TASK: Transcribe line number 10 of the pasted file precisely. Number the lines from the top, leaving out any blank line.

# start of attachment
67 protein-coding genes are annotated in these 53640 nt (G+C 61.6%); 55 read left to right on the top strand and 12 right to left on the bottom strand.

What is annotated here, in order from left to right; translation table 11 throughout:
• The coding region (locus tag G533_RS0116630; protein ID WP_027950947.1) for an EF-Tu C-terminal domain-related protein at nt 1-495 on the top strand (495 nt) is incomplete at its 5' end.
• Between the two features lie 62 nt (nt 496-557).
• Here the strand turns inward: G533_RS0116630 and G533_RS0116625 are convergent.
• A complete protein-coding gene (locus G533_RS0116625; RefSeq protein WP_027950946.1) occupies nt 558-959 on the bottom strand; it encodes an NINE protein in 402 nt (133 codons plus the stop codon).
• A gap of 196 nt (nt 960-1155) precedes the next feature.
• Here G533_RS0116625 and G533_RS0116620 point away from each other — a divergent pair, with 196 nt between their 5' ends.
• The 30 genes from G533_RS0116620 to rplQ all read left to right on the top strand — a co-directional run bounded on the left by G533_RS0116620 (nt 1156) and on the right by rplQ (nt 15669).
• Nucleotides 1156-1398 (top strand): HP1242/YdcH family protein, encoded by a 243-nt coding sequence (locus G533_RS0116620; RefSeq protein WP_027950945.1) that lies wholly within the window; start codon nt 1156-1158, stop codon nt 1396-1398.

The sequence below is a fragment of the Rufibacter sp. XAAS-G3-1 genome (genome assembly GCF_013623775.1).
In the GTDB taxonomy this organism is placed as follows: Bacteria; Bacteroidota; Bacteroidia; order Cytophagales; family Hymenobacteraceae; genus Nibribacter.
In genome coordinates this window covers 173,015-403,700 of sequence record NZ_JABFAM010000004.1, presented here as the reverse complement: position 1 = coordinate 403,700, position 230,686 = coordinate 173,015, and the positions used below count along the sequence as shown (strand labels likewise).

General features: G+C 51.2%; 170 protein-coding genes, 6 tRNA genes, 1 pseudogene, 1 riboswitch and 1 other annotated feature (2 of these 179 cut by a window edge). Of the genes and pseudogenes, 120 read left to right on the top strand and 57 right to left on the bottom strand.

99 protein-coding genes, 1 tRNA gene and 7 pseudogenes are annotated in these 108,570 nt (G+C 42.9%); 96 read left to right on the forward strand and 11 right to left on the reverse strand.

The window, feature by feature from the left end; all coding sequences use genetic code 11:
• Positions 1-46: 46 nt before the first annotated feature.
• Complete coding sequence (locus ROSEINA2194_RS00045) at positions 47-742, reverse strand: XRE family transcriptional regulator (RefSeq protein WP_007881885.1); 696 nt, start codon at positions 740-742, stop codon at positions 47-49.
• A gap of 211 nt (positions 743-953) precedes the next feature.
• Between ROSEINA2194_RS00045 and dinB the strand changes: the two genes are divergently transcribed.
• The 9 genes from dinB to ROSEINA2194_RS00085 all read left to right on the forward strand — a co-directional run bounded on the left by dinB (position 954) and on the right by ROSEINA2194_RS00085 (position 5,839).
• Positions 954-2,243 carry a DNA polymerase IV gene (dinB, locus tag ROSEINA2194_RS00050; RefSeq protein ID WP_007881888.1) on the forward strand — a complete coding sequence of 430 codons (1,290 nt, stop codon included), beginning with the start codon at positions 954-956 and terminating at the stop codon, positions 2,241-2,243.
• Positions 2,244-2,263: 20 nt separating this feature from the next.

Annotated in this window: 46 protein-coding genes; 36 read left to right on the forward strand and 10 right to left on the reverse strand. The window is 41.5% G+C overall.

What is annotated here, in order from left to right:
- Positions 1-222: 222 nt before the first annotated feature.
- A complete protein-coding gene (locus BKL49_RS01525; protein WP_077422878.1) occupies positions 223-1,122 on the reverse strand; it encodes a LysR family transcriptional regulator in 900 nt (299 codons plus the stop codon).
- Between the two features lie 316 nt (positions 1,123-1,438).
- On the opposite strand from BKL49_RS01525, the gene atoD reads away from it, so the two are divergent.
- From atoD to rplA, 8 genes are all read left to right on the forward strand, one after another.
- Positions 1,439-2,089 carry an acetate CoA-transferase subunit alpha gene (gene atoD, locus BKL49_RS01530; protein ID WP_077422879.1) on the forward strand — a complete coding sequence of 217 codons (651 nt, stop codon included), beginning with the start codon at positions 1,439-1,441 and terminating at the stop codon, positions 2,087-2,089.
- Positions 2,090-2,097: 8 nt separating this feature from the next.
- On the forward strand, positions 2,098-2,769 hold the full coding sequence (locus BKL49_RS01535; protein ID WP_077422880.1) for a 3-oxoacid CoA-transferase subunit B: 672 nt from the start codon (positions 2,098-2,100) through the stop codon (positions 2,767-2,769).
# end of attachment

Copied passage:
• Nucleotides 1156-1398 (top strand): HP1242/YdcH family protein, encoded by a 243-nt coding sequence (locus G533_RS0116620; RefSeq protein WP_027950945.1) that lies wholly within the window; start codon nt 1156-1158, stop codon nt 1396-1398.